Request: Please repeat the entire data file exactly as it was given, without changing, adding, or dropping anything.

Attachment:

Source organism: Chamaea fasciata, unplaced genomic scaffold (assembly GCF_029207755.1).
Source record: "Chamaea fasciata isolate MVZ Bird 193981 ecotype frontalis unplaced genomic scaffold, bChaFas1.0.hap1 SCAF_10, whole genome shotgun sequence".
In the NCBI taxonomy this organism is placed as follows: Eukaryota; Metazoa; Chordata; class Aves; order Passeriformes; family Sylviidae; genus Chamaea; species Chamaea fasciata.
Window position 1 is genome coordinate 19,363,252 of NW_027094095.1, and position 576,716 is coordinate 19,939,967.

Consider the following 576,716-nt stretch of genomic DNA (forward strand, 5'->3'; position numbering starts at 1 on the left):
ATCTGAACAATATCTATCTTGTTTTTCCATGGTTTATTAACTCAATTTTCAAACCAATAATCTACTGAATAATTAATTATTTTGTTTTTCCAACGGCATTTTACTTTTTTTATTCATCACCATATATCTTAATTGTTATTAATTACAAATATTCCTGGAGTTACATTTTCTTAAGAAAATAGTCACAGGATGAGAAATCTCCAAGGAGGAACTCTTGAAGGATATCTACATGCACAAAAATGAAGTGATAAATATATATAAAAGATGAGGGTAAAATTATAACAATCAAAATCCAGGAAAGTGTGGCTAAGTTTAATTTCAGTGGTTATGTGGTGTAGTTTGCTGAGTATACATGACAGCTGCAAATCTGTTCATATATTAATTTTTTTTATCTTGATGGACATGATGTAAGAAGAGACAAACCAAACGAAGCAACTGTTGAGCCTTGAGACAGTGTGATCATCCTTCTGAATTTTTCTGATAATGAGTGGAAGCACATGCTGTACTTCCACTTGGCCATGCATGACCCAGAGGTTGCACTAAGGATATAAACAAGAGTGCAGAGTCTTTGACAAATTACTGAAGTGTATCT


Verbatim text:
Source organism: Chamaea fasciata, unplaced genomic scaffold (assembly GCF_029207755.1).
Source record: "Chamaea fasciata isolate MVZ Bird 193981 ecotype frontalis unplaced genomic scaffold, bChaFas1.0.hap1 SCAF_10, whole genome shotgun sequence".
In the NCBI taxonomy this organism is placed as follows: Eukaryota; Metazoa; Chordata; class Aves; order Passeriformes; family Sylviidae; genus Chamaea; species Chamaea fasciata.
Window position 1 is genome coordinate 19,363,252 of NW_027094095.1, and position 576,716 is coordinate 19,939,967.

Consider the following 576,716-nt stretch of genomic DNA (forward strand, 5'->3'; position numbering starts at 1 on the left):
ATCTGAACAATATCTATCTTGTTTTTCCATGGTTTATTAACTCAATTTTCAAACCAATAATCTACTGAATAATTAATTATTTTGTTTTTCCAACGGCATTTTACTTTTTTTATTCATCACCATATATCTTAATTGTTATTAATTACAAATATTCCTGGAGTTACATTTTCTTAAGAAAATAGTCACAGGATGAGAAATCTCCAAGGAGGAACTCTTGAAGGATATCTACATGCACAAAAATGAAGTGATAAATATATATAAAAGATGAGGGTAAAATTATAACAATCAAAATCCAGGAAAGTGTGGCTAAGTTTAATTTCAGTGGTTATGTGGTGTAGTTTGCTGAGTATACATGACAGCTGCAAATCTGTTCATATATTAATTTTTTTTATCTTGATGGACATGATGTAAGAAGAGACAAACCAAACGAAGCAACTGTTGAGCCTTGAGACAGTGTGATCATCCTTCTGAATTTTTCTGATAATGAGTGGAAGCACATGCTGTACTTCCACTTGGCCATGCATGACCCAGAGGTTGCACTAAGGATATAAACAAGAGTGCAGAGTCTTTGACAAATTACTGAAGTGTATCT